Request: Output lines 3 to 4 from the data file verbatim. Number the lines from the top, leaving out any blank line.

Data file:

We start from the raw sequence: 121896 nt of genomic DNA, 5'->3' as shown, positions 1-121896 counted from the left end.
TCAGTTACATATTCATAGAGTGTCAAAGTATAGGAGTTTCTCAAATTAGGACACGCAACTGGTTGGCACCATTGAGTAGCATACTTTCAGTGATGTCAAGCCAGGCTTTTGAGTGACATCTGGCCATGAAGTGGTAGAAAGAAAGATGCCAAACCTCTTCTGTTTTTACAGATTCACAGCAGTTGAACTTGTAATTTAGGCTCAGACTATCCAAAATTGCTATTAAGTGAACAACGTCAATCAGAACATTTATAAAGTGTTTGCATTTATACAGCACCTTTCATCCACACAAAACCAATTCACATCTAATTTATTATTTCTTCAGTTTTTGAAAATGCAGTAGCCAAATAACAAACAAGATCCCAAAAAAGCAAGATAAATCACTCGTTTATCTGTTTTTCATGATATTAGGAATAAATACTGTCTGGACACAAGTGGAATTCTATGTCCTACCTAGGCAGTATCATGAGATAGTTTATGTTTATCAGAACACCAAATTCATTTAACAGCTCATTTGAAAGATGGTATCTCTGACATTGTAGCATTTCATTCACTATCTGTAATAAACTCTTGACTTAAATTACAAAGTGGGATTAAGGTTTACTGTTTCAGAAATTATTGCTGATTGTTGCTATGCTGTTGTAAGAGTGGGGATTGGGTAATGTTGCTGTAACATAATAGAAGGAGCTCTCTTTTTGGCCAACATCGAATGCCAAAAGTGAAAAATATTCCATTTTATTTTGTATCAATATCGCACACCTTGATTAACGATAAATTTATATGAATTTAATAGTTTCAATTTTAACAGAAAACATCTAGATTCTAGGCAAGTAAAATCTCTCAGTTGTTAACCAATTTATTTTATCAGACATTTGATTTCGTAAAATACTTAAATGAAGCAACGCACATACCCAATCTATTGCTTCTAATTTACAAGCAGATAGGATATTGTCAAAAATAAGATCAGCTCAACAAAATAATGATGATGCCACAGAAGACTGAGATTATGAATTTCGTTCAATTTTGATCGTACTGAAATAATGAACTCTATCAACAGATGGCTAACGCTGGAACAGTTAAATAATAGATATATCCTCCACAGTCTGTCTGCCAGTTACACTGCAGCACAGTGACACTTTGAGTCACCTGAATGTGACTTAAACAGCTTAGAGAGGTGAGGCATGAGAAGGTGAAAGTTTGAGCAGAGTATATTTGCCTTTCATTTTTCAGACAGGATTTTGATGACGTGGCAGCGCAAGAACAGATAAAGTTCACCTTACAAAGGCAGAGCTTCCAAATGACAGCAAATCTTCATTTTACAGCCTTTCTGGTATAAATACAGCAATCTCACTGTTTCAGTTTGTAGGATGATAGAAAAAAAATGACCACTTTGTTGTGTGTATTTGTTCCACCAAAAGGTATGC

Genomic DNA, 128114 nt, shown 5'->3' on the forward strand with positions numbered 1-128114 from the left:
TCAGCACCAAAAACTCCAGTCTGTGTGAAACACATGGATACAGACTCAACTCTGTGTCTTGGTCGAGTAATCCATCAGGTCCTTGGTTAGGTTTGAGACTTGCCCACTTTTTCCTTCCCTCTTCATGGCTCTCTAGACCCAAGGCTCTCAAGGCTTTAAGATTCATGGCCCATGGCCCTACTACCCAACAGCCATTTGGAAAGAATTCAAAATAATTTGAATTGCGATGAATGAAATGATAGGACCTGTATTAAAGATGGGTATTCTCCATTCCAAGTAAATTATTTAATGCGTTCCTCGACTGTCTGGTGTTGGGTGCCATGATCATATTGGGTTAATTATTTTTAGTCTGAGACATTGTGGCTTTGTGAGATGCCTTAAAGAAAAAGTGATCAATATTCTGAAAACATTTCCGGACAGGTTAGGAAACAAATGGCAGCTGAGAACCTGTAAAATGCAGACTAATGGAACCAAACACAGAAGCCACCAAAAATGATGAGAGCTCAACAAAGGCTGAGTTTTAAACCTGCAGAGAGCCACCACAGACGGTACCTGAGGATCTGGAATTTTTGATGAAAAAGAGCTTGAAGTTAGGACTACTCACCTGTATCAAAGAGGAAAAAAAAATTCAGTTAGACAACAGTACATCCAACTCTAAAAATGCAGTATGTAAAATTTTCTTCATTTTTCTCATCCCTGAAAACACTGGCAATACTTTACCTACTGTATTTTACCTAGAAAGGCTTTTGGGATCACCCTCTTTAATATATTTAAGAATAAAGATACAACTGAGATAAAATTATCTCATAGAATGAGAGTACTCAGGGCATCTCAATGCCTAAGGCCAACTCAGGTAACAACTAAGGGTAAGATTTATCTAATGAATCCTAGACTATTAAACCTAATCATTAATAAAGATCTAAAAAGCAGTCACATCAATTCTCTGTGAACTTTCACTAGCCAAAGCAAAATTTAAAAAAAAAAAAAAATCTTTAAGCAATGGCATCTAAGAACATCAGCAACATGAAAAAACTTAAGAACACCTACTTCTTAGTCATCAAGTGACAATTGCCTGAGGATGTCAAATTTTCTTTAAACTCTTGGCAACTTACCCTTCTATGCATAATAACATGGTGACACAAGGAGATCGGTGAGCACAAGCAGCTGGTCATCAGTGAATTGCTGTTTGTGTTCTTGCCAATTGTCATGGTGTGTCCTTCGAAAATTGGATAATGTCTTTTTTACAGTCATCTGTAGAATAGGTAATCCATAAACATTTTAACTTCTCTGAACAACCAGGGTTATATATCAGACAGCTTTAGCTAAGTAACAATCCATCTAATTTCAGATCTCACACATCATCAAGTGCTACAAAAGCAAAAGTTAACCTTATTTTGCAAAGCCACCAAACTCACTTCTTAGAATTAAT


Genomic DNA, 128114 nt, shown 5'->3' on the forward strand with positions numbered 1-128114 from the left:
TCAGCACCAAAAACTCCAGTCTGTGTGAAACACATGGATACAGACTCAACTCTGTGTCTTGGTCGAGTAATCCATCAGGTCCTTGGTTAGGTTTGAGACTTGCCCACTTTTTCCTTCCCTCTTCATGGCTCTCTAGACCCAAGGCTCTCAAGGCTTTAAGATTCATGGCCCATGGCCCTACTACCCAACAGCCATTTGGAAAGAATTCAAAATAATTTGAATTGCGATGAATGAAATGATAGGACCTGTATTAAAGATGGGTATTCTCCATTCCAAGTAAATTATTTAATGCGTTCCTCGACTGTCTGGTGTTGGGTGCCATGATCATATTGGGTTAATTATTTTTAGTCTGAGACATTGTGGCTTTGTGAGATGCCTTAAAGAAAAAGTGATCAATATTCTGAAAACATTTCCGGACAGGTTAGGAAACAAATGGCAGCTGAGAACCTGTAAAATGCAGACTAATGGAACCAAACACAGAAGCCACCAAAAATGATGAGAGCTCAACAAAGGCTGAGTTTTAAACCTGCAGAGAGCCACCACAGACGGTACCTGAGGATCTGGAATTTTTGATGAAAAAGAGCTTGAAGTTAGGACTACTCACCTGTATCAAAGAGGAAAAAAAAATTCAGTTAGACAACAGTACATCCAACTCTAAAAATGCAGTATGTAAAATTTTCTTCATTTTTCTCATCCCTGAAAACACTGGCAATACTTTACCTACTGTATTTTACCTAGAAAGGCTTTTGGGATCACCCTCTTTAATATATTTAAGAATAAAGATACAACTGAGATAAAATTATCTCATAGAATGAGAGTACTCAGGGCATCTCAATGCCTAAGGCCAACTCAGGTAACAACTAAGGGTAAGATTTATCTAATGAATCCTAGACTATTAAACCTAATCATTAATAAAGATCTAAAAAGCAGTCACATCAATTCTCTGTGAACTTTCACTAGCCAAAGCAAAATTTAAAAAAAAAAAAAAATCTTTAAGCAATGGCATCTAAGAACATCAGCAACATGAAAAAACTTAAGAACACCTACTTCTTAGTCATCAAGTGACAATTGCCTGAGGATGTCAAATTTTCTTTAAACTCTTGGCAACTTACCCTTCTATGCATAATAACATGGTGACACAAGGAGATCGGTGAGCACAAGCAGCTGGTCATCAGTGAATTGCTGTTTGTGTTCTTGCCAATTGTCATGGTGTGTCCTTCGAAAATTGGATAATGTCTTTTTTACAGTCATCTGTAGAATAGGTAATCCATAAACATTTTAACTTCTCTGAACAACCAGGGTTATATATCAGACAGCTTTAGCTAAGTAACAATCCATCTAATTTCAGATCTCACACATCATCAAGTGCTACAAAAGCAAAAGTTAACCTTATTTTGCAAAGCCACCAAACTCACTTCTTAGAATTAAT